My third grade science class just finished a unit on space. We don't have set tests at my hagwon school, so I get to make my own. I was telling my coworker how I included the question, "Do you think aliens are real? Why or why not?" He laughed and suggested that I show them my alien registration card (ARC). I thought that was a great idea, and I whipped it out during my next class.
"Hey, guys, it's time to start class. Now, remember how I asked you on your test if you thought aliens were real? Well, I have something very, very important to show you."
I must tell you, I am not a liar. Rather, I do not lie to people. But, when I do, I sell it. And, it's never for harm, always for kidding around. But really, I sell it. Every time.
(Had my boyfriend believing I like the Jonas Brothers for weeks.)
My poor kids.
I should have looked ahead. I should have known where this was going to end up. Alas, we were doomed as soon as they started asking questions.
"Teacher, this is from Korea? How did you get this?"
"The government gave it to me. I registered with Korea when I came here from America."
"Woah, Teacher. This is not real."
"You can read the Korean on the card. It's real. See?"
"But teacher, you are not an alien."
"You don't have to be afraid. I'm not here to hurt you."
"Teacher! Stop! This is scary!"
"Guys, no, it's okay. I'm the same person I was last week."
"No. No... Oh, Teacher, I don't believe!"
"That's okay. But, I really wanted to tell you guys. I feel like I can trust you."
"But you are from America!"
"Yes, my human body was born in America."
"Teacher, please can we just read our science and play a game?"
"Yes, we can do that."
"But, wait. Teacher, why did you register?"
"Well, when I came to Earth, I registered with the American government where my human body was born. If there is something that goes wrong, I want the government to know who I am so they can help me. And, not many people know, only a small part of the government, the part that helps aliens. No one else knows."
"Do you parents know? Does your boyfriend know?"
"Teacher! This is crazy! Gasp! Your fingers are long! You have hair on your arms! Really, you are an alien! Gasp! You have spots on your arms!"
"Yes, these freckles are a map of the stars in my solar system."
"Oh! Can we see them on the internet?"
"No, I'm sorry, but my planet hasn't been discovered by humans yet because it is so far away. There are no pictures."
"What do aliens look like? How did you come here? Who was the first alien to come here? Teacher, I'm scared! Let's just do our science. .......Can you fly?"
When two of the girls said they were scared at the beginning, the entire energy in the room became static with something I can't find words for. It's what I imagine deer feel when they hear something dangerous in the forest. Taught and poised to flee. Looking over their shoulder and eyes keen and wide open. An uneasy adrenaline. A frightened stress.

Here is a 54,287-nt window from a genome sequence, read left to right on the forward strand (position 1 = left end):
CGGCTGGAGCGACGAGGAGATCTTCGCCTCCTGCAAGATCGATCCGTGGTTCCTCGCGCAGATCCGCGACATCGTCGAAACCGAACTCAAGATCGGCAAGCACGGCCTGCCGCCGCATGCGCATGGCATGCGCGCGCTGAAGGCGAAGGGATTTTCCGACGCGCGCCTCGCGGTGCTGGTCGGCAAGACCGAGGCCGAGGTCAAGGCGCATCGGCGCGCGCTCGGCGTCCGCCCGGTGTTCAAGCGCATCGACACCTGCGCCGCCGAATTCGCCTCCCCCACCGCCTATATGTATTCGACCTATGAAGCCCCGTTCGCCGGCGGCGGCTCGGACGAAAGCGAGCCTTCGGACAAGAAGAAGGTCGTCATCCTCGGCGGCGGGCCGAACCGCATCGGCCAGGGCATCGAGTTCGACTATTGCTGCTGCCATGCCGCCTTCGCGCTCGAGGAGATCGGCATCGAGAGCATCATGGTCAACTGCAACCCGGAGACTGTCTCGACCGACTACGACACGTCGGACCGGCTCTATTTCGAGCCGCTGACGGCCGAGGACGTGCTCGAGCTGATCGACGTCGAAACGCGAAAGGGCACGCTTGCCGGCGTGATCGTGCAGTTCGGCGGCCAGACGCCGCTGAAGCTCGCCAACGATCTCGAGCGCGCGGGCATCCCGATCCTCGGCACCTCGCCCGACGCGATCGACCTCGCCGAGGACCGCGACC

The girls' energy overtook me, too. I felt their fear of aliens showing up in the classroom. Further, for some reason I felt the urgency to hold fast to what I was telling them. If everything unraveled, I'd be a goner, I thought. In the same way they felt the need to be strong humans and to stay safe, I felt like I needed to be a strong alien and to stay safe. It was weird and unexpected, but just like in all those kid movies, the lie could not stop. The lie became truth. And the truth was bizarre and amazing and so much fun because, heck yes I can fly!
To get away from the ethics of the situation and to lighten the mood, I can tell you that all of us are more comfortable with me being an alien now after a week of discussing it. Julie has looked up aliens on the internet, but she only found pictures of fake aliens. Annie hasn't told her sister our secret because she probably wouldn't believe her. Mark has asked more questions about the relationship between aliens and the government. We've talked about alien teeth, hair, food, and technology. And, my students aren't afraid anymore. I'm just afraid of breaking down and being found out one day.
On the other hand, should I have had a teacher who convinced me she was an alien, I don't think I'd begrudge her for long when I found out the truth-truth. I think I'd have to give her props for her stories.
Yesterday, I showed my ARC to another science class. These kids are a year older, and we're really close and good friends, as far as teacher-student relationships go.
First, they recognized that the English word for "alien" corresponded with the Korean word for "foreigner" on the card. "Foreign" as in "from another country," not as in "from another planet." Then, they told me, "Teacher, you are not an alien, because you are from America, and because you are pretty." Well, of course I had to accept.